The Pardoner is extremely upfront regarding his greedy motives as seen in the quote “For myn entente is nat but for to wynne,” (117). The sole reason he is in this game is no other reason than to make money. The revelation of this goal results in an ironic situation as his job consists of preaching against greed, while the only reason of his employment is driven by his own greed. “To yeven hir pens; and namely, unto me” is also written as “With offered pence, the which pence come to me” (116). Through this line, the audience can see that the character of the Pardoner, himself, does not see his situation as particularly ironic, instead, to him, is what he has to do in order to support his lifestyle.
Being a high ranking member of the church, he teach’s a tale of greed to gain indulgences. The irony in this is the fact that he fuels his own with a lesson on the dangers of greed, “I only preach to satisfy my greed. ”(433). In addition, the pardoner’s admittance to his hypocrisy and greed is a form of verbal irony within itself, “Yes, I myself can preach against the vice/ Of avarice that is my own device:/ for though I’m guilty of that very sin”(427-429). Both examples of irony present the pardoner’s knowledge of his wrong doings.
The air of superiority Wilde emits is also something he would wish to share with his audience, given that they no longer see America is a land of adventure, but as a land of reality and
Proctor also admits to elizabeth “ My honesty is broke, Elizabeth; I am no good man.” (Miller 136) In saying this, proctor takes responsibility for what he did, thus proving that he knows his actions are what caused him to be where he is at. In the end proctor says “ let rebecca nurse go like a saint; for me it is fraud” and “it is evil and I do it.”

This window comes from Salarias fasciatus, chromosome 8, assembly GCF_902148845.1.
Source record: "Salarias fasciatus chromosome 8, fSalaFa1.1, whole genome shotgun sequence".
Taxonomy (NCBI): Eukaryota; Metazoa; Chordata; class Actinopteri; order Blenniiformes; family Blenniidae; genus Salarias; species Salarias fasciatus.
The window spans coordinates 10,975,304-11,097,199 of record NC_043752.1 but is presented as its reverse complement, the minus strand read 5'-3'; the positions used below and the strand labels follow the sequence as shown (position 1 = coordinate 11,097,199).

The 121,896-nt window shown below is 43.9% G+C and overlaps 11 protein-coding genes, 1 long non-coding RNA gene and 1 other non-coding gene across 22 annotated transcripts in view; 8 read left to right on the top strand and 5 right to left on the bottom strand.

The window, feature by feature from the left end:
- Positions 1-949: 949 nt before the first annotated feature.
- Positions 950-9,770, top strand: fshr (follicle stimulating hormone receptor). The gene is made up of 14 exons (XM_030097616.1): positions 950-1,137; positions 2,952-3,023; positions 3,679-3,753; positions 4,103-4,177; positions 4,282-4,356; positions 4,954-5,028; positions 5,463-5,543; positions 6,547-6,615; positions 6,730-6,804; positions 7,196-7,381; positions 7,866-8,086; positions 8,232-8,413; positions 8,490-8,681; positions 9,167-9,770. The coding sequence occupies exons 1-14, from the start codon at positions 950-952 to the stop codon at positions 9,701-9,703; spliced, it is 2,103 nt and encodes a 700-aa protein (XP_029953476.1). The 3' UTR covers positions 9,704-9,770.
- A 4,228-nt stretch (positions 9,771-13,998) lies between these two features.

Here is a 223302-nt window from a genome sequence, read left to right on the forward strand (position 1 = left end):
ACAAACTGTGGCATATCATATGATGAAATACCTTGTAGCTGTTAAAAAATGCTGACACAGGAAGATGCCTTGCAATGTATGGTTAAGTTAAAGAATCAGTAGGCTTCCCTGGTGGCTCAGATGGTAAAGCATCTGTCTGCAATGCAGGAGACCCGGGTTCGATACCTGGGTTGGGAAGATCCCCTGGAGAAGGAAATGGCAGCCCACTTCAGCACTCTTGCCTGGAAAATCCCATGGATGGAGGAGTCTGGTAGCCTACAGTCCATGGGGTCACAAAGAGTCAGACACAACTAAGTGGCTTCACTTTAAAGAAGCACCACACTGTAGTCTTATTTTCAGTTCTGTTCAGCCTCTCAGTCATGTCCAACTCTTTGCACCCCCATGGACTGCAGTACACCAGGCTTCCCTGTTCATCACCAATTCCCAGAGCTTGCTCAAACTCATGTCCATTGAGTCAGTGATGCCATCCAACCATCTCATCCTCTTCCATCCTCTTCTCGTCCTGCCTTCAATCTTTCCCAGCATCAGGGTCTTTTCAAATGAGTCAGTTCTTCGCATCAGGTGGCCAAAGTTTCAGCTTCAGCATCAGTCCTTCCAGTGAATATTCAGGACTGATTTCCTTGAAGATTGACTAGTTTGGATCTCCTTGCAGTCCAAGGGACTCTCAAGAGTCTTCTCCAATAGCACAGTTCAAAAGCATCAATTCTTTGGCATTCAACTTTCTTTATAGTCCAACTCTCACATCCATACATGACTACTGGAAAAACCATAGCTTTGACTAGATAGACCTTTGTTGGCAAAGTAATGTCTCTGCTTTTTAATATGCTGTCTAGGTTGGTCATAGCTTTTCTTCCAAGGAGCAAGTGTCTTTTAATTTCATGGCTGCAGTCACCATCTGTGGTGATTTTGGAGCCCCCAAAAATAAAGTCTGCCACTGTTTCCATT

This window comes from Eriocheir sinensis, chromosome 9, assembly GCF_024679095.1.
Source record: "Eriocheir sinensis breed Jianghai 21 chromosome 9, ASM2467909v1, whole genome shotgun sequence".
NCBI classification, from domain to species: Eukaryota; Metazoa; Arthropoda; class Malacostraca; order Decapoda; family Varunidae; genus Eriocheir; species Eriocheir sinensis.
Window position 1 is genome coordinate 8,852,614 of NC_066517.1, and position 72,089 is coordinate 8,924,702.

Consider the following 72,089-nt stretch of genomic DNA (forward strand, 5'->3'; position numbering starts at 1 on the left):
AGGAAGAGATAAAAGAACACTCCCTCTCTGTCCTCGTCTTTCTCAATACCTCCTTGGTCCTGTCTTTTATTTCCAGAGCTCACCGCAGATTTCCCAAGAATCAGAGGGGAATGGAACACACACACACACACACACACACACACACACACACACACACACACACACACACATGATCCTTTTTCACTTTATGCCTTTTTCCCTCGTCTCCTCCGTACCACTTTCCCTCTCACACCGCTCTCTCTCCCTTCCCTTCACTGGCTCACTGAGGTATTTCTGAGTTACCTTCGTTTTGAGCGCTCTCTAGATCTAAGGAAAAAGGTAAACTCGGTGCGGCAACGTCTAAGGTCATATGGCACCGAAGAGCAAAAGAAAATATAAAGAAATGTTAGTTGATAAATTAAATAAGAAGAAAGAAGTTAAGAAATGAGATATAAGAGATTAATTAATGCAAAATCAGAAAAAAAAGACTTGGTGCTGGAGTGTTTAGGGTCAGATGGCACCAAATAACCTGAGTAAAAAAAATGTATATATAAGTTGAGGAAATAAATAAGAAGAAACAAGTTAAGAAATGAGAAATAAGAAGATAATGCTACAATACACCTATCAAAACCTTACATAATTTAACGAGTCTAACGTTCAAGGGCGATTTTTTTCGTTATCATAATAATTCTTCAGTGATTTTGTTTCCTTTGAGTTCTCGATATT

The Pardoner is corrupt and he takes advantage of people and he on not shy about admitting that. “For my exclusive purpose is to win/ And not at all to castigate their sin”(Chaucer 142). The Pardoner does not care that he is corrupt. He recognizes that he has an opportunity to make some money using his church influence.
He means that Jesus forgives the sinner thus the sinner does not feel guilty. Perhaps that is the case with misfit where he knows that he is guilty of his crimes but at the same time he thinks he is innocent. At the other instance where the Misfit uses the same statement, he means that if Jesus was the only one who raised the dead and this disrupts the balance. The Misfit’s view of reality is more honest because he accepts he is not a good man. On the other hand, the grandmother lives in past and refuses to accept the changes.
Although Othello still loves Desdemona, he warns that when his love runs out, all hell will break loose. Several lines later, Othello comes to the conclusion stating, “I am abused, and my relief/ Must be to loath her.” (3.3.267-268) This scene is explaining that he has made his decision, and his love for Desdemona has run out.
The tone of the Pardoner throughout the course of the story presents an image of a man dealing with questions about his faith. In the prologue, the pardoner preaches against sins such as pride, laziness, hypocrisy and dishonesty. A great many people do wrong; taking the easier way out, the Pardoner strives to show them the error of their ways. The pardoner has an attitude of concern; he wants them to be a better people.